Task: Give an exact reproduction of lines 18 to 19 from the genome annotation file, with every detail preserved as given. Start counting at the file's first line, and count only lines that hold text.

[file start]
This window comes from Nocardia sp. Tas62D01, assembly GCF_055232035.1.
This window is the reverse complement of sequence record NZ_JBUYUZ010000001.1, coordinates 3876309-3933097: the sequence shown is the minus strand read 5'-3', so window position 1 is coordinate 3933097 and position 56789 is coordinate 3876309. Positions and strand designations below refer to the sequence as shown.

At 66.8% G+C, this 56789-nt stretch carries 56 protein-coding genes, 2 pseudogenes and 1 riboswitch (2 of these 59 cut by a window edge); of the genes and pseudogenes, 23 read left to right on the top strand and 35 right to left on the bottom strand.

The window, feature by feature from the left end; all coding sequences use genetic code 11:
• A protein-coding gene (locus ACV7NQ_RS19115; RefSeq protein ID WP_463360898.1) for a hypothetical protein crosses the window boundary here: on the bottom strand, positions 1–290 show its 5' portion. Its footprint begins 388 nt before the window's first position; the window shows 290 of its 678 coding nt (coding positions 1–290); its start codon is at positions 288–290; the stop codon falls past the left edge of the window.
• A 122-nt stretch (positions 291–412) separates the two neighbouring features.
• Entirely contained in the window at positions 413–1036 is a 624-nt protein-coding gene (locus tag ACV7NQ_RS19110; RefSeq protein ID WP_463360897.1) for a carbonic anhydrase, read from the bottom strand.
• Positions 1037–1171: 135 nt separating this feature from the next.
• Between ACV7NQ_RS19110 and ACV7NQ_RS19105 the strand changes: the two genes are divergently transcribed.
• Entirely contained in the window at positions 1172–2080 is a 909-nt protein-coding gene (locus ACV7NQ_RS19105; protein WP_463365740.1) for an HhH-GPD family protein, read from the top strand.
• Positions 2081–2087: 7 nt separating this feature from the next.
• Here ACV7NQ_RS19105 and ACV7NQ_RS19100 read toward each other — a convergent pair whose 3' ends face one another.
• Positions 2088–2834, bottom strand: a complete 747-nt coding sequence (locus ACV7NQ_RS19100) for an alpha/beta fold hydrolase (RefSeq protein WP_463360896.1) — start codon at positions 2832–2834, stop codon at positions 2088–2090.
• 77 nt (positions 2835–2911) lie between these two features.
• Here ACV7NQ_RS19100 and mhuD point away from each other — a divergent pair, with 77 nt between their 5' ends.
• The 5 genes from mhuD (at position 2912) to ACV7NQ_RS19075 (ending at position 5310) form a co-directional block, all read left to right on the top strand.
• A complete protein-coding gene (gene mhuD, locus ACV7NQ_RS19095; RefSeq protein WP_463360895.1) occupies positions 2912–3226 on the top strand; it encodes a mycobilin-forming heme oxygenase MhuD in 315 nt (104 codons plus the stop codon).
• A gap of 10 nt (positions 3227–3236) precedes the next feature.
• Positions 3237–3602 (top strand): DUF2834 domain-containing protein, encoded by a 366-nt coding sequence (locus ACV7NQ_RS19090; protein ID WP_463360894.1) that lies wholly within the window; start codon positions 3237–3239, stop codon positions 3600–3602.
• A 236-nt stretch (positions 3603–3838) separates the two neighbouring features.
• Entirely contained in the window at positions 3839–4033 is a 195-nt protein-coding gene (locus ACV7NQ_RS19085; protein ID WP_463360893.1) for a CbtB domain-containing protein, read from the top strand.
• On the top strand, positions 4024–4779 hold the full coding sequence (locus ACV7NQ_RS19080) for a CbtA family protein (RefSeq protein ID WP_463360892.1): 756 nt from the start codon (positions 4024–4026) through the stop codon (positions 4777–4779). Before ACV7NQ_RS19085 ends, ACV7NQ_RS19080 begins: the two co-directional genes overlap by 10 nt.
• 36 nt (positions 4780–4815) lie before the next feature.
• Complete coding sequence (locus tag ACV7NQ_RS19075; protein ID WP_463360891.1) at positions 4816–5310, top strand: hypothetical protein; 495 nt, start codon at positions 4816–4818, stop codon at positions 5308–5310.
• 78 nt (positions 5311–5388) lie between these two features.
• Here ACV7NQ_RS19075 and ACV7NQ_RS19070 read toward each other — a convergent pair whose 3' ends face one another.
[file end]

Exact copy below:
• A gap of 10 nt (positions 3227–3236) precedes the next feature.
• Positions 3237–3602 (top strand): DUF2834 domain-containing protein, encoded by a 366-nt coding sequence (locus ACV7NQ_RS19090; protein ID WP_463360894.1) that lies wholly within the window; start codon positions 3237–3239, stop codon positions 3600–3602.